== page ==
What we want to do is take such a naturally occurring protein regulator and change it so that it binds not to its native small molecule, but to another, different small molecule. The hope is that this way we could create a set of different gene switches which are responsive to different small molecules. This should be of benefit to the field of synthetic biology, allowing for the control of multiple genes with multiple different small molecule regulators.

We're actually doing this research in collaboration with researchers in George Church's lab at Harvard, who have a way of "easily" turning large numbers of protein sequences in the computer to actual proteins in the test tube. As these proteins will directly control gene expression, it's very simple to test a large number of different variants very rapidly. That's where you come in - the number of variants we're looking to test is much larger than we typically produce locally, but should be a cakewalk for Rosetta@home. The current plan is that almost all of the designs that we get back from Rosetta@home will be directly tested in the laboratory.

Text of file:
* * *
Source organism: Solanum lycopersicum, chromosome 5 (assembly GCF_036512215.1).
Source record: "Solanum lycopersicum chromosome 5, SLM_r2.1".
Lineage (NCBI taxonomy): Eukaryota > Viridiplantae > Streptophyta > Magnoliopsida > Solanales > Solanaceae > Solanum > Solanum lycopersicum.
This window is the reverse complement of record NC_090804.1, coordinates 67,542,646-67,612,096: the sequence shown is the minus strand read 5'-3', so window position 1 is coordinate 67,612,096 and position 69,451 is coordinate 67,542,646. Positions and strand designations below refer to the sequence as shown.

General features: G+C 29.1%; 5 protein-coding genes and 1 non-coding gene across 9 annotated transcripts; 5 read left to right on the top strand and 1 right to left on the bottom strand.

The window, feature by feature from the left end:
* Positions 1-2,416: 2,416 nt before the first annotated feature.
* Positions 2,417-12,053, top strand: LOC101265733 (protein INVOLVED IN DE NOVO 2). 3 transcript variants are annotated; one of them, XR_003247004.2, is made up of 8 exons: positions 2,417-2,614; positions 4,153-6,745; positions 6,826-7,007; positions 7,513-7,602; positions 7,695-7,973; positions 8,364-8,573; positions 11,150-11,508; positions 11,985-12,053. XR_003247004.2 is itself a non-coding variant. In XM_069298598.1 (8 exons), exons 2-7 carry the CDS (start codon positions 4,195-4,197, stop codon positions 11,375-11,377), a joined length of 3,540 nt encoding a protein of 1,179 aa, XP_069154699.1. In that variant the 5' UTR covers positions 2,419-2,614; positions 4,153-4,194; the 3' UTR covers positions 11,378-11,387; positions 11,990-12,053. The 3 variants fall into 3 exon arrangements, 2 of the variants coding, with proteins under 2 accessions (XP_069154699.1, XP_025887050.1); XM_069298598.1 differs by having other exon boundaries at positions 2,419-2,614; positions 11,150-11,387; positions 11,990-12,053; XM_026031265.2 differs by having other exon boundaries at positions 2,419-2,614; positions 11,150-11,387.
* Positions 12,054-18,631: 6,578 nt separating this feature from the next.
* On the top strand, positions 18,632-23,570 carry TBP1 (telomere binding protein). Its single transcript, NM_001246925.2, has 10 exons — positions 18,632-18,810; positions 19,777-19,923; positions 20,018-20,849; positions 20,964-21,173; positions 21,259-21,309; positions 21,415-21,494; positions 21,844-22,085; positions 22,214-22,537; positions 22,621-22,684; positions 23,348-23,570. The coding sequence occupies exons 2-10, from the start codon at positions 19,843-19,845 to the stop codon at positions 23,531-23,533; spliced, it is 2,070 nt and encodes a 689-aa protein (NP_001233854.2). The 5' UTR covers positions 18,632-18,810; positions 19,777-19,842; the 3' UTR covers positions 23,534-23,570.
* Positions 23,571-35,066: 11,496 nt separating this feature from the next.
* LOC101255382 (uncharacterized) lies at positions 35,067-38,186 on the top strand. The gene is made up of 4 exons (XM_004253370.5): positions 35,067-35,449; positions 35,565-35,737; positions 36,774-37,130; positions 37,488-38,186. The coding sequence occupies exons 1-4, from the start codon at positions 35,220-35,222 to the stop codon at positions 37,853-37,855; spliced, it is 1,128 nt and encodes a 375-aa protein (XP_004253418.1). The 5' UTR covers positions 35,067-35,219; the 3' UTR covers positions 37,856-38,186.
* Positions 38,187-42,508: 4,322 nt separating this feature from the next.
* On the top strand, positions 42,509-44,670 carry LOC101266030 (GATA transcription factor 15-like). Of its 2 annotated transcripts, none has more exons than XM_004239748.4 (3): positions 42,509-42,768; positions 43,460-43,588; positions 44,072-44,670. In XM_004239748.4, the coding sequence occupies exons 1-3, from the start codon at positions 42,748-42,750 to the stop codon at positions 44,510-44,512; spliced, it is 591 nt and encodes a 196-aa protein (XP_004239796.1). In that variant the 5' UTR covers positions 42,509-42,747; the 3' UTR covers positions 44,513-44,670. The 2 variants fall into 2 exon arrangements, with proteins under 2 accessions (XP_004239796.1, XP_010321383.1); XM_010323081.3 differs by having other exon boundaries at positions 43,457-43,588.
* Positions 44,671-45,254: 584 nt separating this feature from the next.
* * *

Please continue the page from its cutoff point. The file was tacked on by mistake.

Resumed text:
Brilliant! R@H is the most cutting-edge and least effort I've ever had to put into lab work! Will be great to hear how well R@H calculated bindings match the real-life versions. This work sounds similar in principle to the the Find-a-drug project quite a few of us used to crunch for six to eight years ago, although I imagine there have been huge strides on all fronts since then ;)
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Aegis Maelstrom

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Message 71800 - Posted: 15 Dec 2011, 16:34:43 UTC

Hello there,

thank you for your detailed description. You may not see all the feedback that you should get but many people are pretty involved in the scientific side of BOINC and distributed computing in general, especially including projects like Rosetta@home where the science is a key appeal. However, there is some stir, not only on this site.